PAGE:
Remittances expected to grow

Remittances by international migrants from the Caribbean and other developing countries are on course for strong growth this year, while at the same time forced migration due to violence and conflict has reached unprecedented levels, according to the World Bank’s latest issue of Migration and Development Brief.

The report, which was released in Washington, D.C. on Monday, recorded remittances to developing countries, stating that they are expected to reach US$435 billion this year, an increase of five percent over 2013.

The growth rate this year is substantially faster than the 3.4 percent growth recorded in 2013, driven largely by remittances to Asia and the region, the World Bank said.

It said remittances to developing countries will continue climbing in the medium term, reaching an estimated US$454 billion in 2015.

Global remittances, including those to high-income countries, are estimated at US$582 billion this year, rising to US$608 billion next year.

“Remittances remain an especially important and stable source of private inflows to developing countries, as they bring in large amounts of foreign currency that help sustain the balance of payments,” the report says.

It says that, in 2013, remittances were significantly higher than foreign direct investment (FDI) to developing countries and were three times larger than official development assistance.

“Remittances to developing countries grew this year by 5 percent,” said Kaushik Basu, senior vice president and chief economist of the World Bank Group.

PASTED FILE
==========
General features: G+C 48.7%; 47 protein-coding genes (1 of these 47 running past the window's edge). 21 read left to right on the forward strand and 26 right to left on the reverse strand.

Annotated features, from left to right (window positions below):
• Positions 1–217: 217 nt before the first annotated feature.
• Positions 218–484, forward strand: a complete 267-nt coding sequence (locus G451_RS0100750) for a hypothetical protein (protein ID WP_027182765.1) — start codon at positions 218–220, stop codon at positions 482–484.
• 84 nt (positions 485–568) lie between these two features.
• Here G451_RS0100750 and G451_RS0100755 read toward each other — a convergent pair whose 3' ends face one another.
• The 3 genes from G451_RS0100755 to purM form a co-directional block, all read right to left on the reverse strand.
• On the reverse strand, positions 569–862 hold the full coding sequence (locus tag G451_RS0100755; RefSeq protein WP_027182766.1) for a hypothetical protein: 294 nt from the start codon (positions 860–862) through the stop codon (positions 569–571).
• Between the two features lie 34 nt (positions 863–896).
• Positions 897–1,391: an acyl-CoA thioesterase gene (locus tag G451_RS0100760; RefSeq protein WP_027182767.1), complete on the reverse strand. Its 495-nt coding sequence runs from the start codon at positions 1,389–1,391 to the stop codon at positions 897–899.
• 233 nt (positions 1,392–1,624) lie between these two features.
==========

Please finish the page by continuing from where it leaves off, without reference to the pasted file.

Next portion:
“Remittance inflows provided stable cover for substantial parts of the import bill for such countries as Egypt, Pakistan, Haiti, Honduras, and Nepal. India and China lead the chart with projected remittance inflows of, respectively, US$71 and us$64 billion in 2014,” he added.

The brief notes that the global average cost of sending remittances continued its downward trend in the third quarter of 2014, falling to 7.9 percent of the value sent, compared to 8.9 percent a year earlier.

In a special analysis on forced migration, the brief notes that forced migration due to conflict is at its highest level since World War II, affecting more than 51 million people.

An additional 22 million people have been forced to move due to natural disasters, bringing the total affected by forced migration to at least 73 million, according to the latest available data.

“Despite the encouraging outlook for remittance flows, the circumstances of many migrants are troubling. With so many people on the move against their will and many others undertaking desperate and dangerous journeys, it is clear that more effort is needed to make migration safer and cheaper by exploring economically viable policy options,” said Dilip Ratha, Lead Economist, Migration and Remittances, at the World Bank’s Development Prospects Group and Head of the Global Knowledge Partnership on Migration and Development (KNOMAD).

Forced migration is typically viewed as a humanitarian issue but affects growth, employment and public spending for both origin and destination countries. The issue needs to be examined also through a development lens, says the brief.

The report says remittance flows to the Latin America and the Caribbean (LAC) region are “likely to bounce back this year, following a weak 2013.”

It says that remittances to the region are expected to increase by 5 percent this year, compared to 1 percent last year, to US$64 billion, rising to US$67 billion in 2015.

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